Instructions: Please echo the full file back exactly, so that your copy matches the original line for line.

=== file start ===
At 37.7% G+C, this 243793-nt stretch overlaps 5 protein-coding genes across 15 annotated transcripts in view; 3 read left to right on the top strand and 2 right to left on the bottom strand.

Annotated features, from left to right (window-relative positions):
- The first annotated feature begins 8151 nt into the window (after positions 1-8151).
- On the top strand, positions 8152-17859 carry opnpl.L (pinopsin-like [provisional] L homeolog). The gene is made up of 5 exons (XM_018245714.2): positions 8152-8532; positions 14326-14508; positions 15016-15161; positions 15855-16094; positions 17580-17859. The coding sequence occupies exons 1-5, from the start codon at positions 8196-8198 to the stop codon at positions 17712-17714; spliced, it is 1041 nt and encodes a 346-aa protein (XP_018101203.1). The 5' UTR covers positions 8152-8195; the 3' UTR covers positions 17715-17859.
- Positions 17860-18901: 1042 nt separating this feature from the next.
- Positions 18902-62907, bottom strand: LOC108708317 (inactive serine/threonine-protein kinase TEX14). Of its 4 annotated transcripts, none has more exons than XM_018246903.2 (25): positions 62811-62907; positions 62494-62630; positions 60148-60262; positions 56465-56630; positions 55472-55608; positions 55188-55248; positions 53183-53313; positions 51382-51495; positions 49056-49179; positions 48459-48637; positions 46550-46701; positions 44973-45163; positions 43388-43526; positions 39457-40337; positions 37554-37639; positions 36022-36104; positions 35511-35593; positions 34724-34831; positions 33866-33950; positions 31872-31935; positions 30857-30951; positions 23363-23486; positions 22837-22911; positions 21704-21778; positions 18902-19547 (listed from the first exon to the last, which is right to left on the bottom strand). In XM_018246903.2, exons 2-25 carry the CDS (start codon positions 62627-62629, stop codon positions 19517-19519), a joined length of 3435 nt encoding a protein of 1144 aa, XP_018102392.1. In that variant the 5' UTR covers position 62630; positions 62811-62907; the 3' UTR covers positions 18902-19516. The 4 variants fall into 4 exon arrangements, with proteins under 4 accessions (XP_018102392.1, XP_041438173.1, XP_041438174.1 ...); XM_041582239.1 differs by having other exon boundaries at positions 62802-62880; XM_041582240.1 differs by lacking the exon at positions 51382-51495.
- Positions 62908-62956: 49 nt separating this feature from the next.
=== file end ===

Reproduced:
At 37.7% G+C, this 243793-nt stretch overlaps 5 protein-coding genes across 15 annotated transcripts in view; 3 read left to right on the top strand and 2 right to left on the bottom strand.

Annotated features, from left to right (window-relative positions):
- The first annotated feature begins 8151 nt into the window (after positions 1-8151).
- On the top strand, positions 8152-17859 carry opnpl.L (pinopsin-like [provisional] L homeolog). The gene is made up of 5 exons (XM_018245714.2): positions 8152-8532; positions 14326-14508; positions 15016-15161; positions 15855-16094; positions 17580-17859. The coding sequence occupies exons 1-5, from the start codon at positions 8196-8198 to the stop codon at positions 17712-17714; spliced, it is 1041 nt and encodes a 346-aa protein (XP_018101203.1). The 5' UTR covers positions 8152-8195; the 3' UTR covers positions 17715-17859.
- Positions 17860-18901: 1042 nt separating this feature from the next.
- Positions 18902-62907, bottom strand: LOC108708317 (inactive serine/threonine-protein kinase TEX14). Of its 4 annotated transcripts, none has more exons than XM_018246903.2 (25): positions 62811-62907; positions 62494-62630; positions 60148-60262; positions 56465-56630; positions 55472-55608; positions 55188-55248; positions 53183-53313; positions 51382-51495; positions 49056-49179; positions 48459-48637; positions 46550-46701; positions 44973-45163; positions 43388-43526; positions 39457-40337; positions 37554-37639; positions 36022-36104; positions 35511-35593; positions 34724-34831; positions 33866-33950; positions 31872-31935; positions 30857-30951; positions 23363-23486; positions 22837-22911; positions 21704-21778; positions 18902-19547 (listed from the first exon to the last, which is right to left on the bottom strand). In XM_018246903.2, exons 2-25 carry the CDS (start codon positions 62627-62629, stop codon positions 19517-19519), a joined length of 3435 nt encoding a protein of 1144 aa, XP_018102392.1. In that variant the 5' UTR covers position 62630; positions 62811-62907; the 3' UTR covers positions 18902-19516. The 4 variants fall into 4 exon arrangements, with proteins under 4 accessions (XP_018102392.1, XP_041438173.1, XP_041438174.1 ...); XM_041582239.1 differs by having other exon boundaries at positions 62802-62880; XM_041582240.1 differs by lacking the exon at positions 51382-51495.
- Positions 62908-62956: 49 nt separating this feature from the next.